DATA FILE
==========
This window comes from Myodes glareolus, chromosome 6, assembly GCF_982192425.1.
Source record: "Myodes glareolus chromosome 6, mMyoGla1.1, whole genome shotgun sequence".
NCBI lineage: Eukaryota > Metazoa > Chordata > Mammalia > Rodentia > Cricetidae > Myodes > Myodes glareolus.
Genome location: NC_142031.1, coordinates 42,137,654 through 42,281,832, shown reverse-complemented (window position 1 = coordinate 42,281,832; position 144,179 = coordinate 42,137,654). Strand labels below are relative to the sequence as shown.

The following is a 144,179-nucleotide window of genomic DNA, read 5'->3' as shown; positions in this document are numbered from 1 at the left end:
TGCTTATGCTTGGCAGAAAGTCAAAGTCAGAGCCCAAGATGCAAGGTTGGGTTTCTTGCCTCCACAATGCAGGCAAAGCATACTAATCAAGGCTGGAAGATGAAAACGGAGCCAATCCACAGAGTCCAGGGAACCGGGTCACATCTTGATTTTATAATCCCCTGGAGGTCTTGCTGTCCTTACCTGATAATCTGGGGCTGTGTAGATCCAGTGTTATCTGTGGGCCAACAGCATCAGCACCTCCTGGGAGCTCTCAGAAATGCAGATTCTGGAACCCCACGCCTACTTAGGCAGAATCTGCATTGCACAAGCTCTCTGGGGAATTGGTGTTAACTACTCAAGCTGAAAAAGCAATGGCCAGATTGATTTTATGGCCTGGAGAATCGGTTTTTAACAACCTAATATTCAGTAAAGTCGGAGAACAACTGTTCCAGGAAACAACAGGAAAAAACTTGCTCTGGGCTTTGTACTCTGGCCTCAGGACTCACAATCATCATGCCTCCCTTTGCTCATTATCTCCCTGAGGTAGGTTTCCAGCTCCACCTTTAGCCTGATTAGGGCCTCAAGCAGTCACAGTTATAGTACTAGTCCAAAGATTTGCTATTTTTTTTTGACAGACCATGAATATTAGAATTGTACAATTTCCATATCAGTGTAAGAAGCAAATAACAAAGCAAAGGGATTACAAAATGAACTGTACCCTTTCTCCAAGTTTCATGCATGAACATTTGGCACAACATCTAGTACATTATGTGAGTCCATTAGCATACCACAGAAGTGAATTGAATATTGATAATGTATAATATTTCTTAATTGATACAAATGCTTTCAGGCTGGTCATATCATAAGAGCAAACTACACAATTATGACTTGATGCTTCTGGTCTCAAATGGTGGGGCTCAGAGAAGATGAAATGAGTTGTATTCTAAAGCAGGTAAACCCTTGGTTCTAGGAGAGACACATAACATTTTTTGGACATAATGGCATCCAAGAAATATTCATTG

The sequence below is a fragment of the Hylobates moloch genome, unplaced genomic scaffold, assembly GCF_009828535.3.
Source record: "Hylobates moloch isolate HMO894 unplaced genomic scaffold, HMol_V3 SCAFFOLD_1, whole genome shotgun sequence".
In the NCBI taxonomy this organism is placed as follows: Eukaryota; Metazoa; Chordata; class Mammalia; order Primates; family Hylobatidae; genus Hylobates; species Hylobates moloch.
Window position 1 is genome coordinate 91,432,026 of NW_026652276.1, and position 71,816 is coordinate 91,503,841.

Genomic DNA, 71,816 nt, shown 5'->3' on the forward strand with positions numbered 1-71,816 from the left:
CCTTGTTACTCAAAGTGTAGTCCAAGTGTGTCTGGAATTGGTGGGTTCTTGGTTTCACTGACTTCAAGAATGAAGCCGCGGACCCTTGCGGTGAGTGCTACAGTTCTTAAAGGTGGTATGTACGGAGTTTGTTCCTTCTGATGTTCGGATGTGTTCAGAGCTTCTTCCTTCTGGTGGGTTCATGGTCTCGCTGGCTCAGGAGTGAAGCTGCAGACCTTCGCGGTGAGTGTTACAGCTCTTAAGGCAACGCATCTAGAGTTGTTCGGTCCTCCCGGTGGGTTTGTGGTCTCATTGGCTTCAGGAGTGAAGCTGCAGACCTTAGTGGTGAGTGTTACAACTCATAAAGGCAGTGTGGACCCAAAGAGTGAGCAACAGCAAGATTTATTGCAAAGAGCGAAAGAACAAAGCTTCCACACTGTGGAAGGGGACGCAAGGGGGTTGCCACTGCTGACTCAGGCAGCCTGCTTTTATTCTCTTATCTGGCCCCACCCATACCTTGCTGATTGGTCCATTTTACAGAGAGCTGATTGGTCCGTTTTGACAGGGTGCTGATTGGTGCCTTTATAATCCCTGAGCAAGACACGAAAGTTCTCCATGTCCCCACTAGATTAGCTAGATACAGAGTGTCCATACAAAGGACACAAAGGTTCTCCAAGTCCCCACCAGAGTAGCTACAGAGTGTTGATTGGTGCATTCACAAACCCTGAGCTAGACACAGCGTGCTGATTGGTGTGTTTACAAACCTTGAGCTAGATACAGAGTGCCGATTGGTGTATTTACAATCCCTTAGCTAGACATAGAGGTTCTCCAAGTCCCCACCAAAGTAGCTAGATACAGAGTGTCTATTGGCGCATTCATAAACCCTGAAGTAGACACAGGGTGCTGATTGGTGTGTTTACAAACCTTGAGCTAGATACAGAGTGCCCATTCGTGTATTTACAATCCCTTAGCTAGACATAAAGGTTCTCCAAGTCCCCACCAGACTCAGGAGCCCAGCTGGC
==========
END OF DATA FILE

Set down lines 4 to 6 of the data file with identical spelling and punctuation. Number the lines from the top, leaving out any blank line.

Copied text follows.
Genome location: NC_142031.1, coordinates 42,137,654 through 42,281,832, shown reverse-complemented (window position 1 = coordinate 42,281,832; position 144,179 = coordinate 42,137,654). Strand labels below are relative to the sequence as shown.

The following is a 144,179-nucleotide window of genomic DNA, read 5'->3' as shown; positions in this document are numbered from 1 at the left end:
TGCTTATGCTTGGCAGAAAGTCAAAGTCAGAGCCCAAGATGCAAGGTTGGGTTTCTTGCCTCCACAATGCAGGCAAAGCATACTAATCAAGGCTGGAAGATGAAAACGGAGCCAATCCACAGAGTCCAGGGAACCGGGTCACATCTTGATTTTATAATCCCCTGGAGGTCTTGCTGTCCTTACCTGATAATCTGGGGCTGTGTAGATCCAGTGTTATCTGTGGGCCAACAGCATCAGCACCTCCTGGGAGCTCTCAGAAATGCAGATTCTGGAACCCCACGCCTACTTAGGCAGAATCTGCATTGCACAAGCTCTCTGGGGAATTGGTGTTAACTACTCAAGCTGAAAAAGCAATGGCCAGATTGATTTTATGGCCTGGAGAATCGGTTTTTAACAACCTAATATTCAGTAAAGTCGGAGAACAACTGTTCCAGGAAACAACAGGAAAAAACTTGCTCTGGGCTTTGTACTCTGGCCTCAGGACTCACAATCATCATGCCTCCCTTTGCTCATTATCTCCCTGAGGTAGGTTTCCAGCTCCACCTTTAGCCTGATTAGGGCCTCAAGCAGTCACAGTTATAGTACTAGTCCAAAGATTTGCTATTTTTTTTTGACAGACCATGAATATTAGAATTGTACAATTTCCATATCAGTGTAAGAAGCAAATAACAAAGCAAAGGGATTACAAAATGAACTGTACCCTTTCTCCAAGTTTCATGCATGAACATTTGGCACAACATCTAGTACATTATGTGAGTCCATTAGCATACCACAGAAGTGAATTGAATATTGATAATGTATAATATTTCTTAATTGATACAAATGCTTTCAGGCTGGTCATATCATAAGAGCAAACTACACAATTATGACTTGATGCTTCTGGTCTCAAATGGTGGGGCTCAGAGAAGATGAAATGAGTTGTATTCTAAAGCAGGTAAACCCTTGGTTCTAGGAGAGACACATAACATTTTTTGGACATAATGGCATCCAAGAAATATTCATTG